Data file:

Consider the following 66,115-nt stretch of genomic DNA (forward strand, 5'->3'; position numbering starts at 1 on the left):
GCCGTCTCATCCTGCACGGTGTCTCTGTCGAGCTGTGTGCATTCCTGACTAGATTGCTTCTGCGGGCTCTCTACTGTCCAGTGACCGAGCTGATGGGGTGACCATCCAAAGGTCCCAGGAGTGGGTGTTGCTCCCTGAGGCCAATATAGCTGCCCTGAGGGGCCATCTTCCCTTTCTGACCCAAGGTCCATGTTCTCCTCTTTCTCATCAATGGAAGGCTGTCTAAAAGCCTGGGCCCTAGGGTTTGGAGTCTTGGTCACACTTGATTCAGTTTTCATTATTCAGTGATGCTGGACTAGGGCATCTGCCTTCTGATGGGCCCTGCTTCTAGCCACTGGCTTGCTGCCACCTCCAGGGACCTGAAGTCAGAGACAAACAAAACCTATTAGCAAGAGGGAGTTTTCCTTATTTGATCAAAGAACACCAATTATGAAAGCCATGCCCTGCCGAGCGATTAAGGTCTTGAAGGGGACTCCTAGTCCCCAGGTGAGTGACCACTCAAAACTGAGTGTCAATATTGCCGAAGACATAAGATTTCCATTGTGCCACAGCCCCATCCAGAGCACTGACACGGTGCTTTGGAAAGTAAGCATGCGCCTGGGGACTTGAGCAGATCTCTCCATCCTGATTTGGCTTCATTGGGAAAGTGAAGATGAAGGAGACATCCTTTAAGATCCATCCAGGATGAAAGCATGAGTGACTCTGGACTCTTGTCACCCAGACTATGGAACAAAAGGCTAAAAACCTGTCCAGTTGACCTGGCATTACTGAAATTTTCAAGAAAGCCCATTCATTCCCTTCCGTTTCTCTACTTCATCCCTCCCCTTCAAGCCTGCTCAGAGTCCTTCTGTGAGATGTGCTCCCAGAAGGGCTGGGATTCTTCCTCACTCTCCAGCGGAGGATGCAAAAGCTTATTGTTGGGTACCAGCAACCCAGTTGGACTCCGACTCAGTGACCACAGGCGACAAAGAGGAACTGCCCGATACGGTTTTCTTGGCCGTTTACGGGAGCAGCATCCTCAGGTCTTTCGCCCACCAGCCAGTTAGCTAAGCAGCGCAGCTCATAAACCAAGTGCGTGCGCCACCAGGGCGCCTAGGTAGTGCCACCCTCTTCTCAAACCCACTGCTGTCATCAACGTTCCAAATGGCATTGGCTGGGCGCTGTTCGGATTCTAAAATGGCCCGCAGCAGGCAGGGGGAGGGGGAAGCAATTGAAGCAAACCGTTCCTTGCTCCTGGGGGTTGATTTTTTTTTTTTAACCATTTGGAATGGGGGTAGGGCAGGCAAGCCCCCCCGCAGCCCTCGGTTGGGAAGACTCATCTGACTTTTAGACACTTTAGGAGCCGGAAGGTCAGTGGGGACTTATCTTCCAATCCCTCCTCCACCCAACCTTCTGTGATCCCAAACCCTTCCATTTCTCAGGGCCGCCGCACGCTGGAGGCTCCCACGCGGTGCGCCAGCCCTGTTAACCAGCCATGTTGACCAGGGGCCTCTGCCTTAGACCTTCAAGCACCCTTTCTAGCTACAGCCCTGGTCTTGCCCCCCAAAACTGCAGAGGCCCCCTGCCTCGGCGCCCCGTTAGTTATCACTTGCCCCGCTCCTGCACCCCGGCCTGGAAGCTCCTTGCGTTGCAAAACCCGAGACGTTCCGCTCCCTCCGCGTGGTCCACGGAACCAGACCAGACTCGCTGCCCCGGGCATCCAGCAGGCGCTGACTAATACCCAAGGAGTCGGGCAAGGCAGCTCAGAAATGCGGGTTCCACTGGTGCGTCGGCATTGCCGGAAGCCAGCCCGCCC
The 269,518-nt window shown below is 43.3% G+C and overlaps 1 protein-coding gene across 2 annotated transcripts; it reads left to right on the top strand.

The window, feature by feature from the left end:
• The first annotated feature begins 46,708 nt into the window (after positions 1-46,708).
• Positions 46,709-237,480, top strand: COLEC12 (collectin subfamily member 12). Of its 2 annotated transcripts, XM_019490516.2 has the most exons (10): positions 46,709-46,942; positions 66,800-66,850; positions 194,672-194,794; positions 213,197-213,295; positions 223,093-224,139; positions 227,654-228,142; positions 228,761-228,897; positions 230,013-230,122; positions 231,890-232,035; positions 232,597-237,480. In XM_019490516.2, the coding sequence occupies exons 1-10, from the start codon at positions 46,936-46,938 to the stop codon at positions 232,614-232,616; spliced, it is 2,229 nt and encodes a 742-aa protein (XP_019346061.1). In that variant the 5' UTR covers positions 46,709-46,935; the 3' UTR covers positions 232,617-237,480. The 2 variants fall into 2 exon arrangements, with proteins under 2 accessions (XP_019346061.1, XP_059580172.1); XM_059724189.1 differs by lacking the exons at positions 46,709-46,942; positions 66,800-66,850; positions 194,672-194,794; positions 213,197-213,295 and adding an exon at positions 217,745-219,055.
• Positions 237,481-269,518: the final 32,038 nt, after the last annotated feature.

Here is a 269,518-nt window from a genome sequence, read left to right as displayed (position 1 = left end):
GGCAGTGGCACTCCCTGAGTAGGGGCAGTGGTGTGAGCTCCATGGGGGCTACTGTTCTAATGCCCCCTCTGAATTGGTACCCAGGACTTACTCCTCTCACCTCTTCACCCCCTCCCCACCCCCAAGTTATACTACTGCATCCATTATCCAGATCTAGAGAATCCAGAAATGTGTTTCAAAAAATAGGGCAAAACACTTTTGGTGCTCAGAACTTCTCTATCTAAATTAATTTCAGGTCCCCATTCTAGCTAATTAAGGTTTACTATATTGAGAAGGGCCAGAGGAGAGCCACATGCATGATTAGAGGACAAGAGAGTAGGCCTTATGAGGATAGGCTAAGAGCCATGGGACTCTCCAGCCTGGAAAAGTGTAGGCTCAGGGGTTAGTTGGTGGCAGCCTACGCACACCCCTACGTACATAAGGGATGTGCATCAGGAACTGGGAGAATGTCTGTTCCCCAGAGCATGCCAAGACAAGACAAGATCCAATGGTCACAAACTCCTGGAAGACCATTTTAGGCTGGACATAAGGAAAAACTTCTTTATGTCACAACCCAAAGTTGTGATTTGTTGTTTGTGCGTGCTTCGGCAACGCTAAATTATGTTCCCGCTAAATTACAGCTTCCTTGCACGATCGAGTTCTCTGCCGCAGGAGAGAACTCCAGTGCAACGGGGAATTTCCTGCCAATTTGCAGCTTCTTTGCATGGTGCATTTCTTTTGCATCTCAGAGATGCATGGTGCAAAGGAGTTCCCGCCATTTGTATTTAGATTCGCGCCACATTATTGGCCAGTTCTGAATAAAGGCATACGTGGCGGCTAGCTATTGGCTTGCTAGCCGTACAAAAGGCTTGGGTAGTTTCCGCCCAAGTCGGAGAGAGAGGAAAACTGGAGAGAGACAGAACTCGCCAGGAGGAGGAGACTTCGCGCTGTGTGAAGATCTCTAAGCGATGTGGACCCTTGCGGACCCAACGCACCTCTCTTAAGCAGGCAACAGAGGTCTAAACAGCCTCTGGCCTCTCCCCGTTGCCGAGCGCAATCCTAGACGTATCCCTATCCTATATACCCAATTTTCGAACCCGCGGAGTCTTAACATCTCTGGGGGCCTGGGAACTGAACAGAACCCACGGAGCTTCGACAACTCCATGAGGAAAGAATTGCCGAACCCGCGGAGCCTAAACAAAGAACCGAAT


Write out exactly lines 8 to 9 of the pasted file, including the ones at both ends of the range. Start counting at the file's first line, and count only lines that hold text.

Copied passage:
Here is a 269,518-nt window from a genome sequence, read left to right as displayed (position 1 = left end):
GGCAGTGGCACTCCCTGAGTAGGGGCAGTGGTGTGAGCTCCATGGGGGCTACTGTTCTAATGCCCCCTCTGAATTGGTACCCAGGACTTACTCCTCTCACCTCTTCACCCCCTCCCCACCCCCAAGTTATACTACTGCATCCATTATCCAGATCTAGAGAATCCAGAAATGTGTTTCAAAAAATAGGGCAAAACACTTTTGGTGCTCAGAACTTCTCTATCTAAATTAATTTCAGGTCCCCATTCTAGCTAATTAAGGTTTACTATATTGAGAAGGGCCAGAGGAGAGCCACATGCATGATTAGAGGACAAGAGAGTAGGCCTTATGAGGATAGGCTAAGAGCCATGGGACTCTCCAGCCTGGAAAAGTGTAGGCTCAGGGGTTAGTTGGTGGCAGCCTACGCACACCCCTACGTACATAAGGGATGTGCATCAGGAACTGGGAGAATGTCTGTTCCCCAGAGCATGCCAAGACAAGACAAGATCCAATGGTCACAAACTCCTGGAAGACCATTTTAGGCTGGACATAAGGAAAAACTTCTTTATGTCACAACCCAAAGTTGTGATTTGTTGTTTGTGCGTGCTTCGGCAACGCTAAATTATGTTCCCGCTAAATTACAGCTTCCTTGCACGATCGAGTTCTCTGCCGCAGGAGAGAACTCCAGTGCAACGGGGAATTTCCTGCCAATTTGCAGCTTCTTTGCATGGTGCATTTCTTTTGCATCTCAGAGATGCATGGTGCAAAGGAGTTCCCGCCATTTGTATTTAGATTCGCGCCACATTATTGGCCAGTTCTGAATAAAGGCATACGTGGCGGCTAGCTATTGGCTTGCTAGCCGTACAAAAGGCTTGGGTAGTTTCCGCCCAAGTCGGAGAGAGAGGAAAACTGGAGAGAGACAGAACTCGCCAGGAGGAGGAGACTTCGCGCTGTGTGAAGATCTCTAAGCGATGTGGACCCTTGCGGACCCAACGCACCTCTCTTAAGCAGGCAACAGAGGTCTAAACAGCCTCTGGCCTCTCCCCGTTGCCGAGCGCAATCCTAGACGTATCCCTATCCTATATACCCAATTTTCGAACCCGCGGAGTCTTAACATCTCTGGGGGCCTGGGAACTGAACAGAACCCACGGAGCTTCGACAACTCCATGAGGAAAGAATTGCCGAACCCGCGGAGCCTAAACAAAGAACCGAAT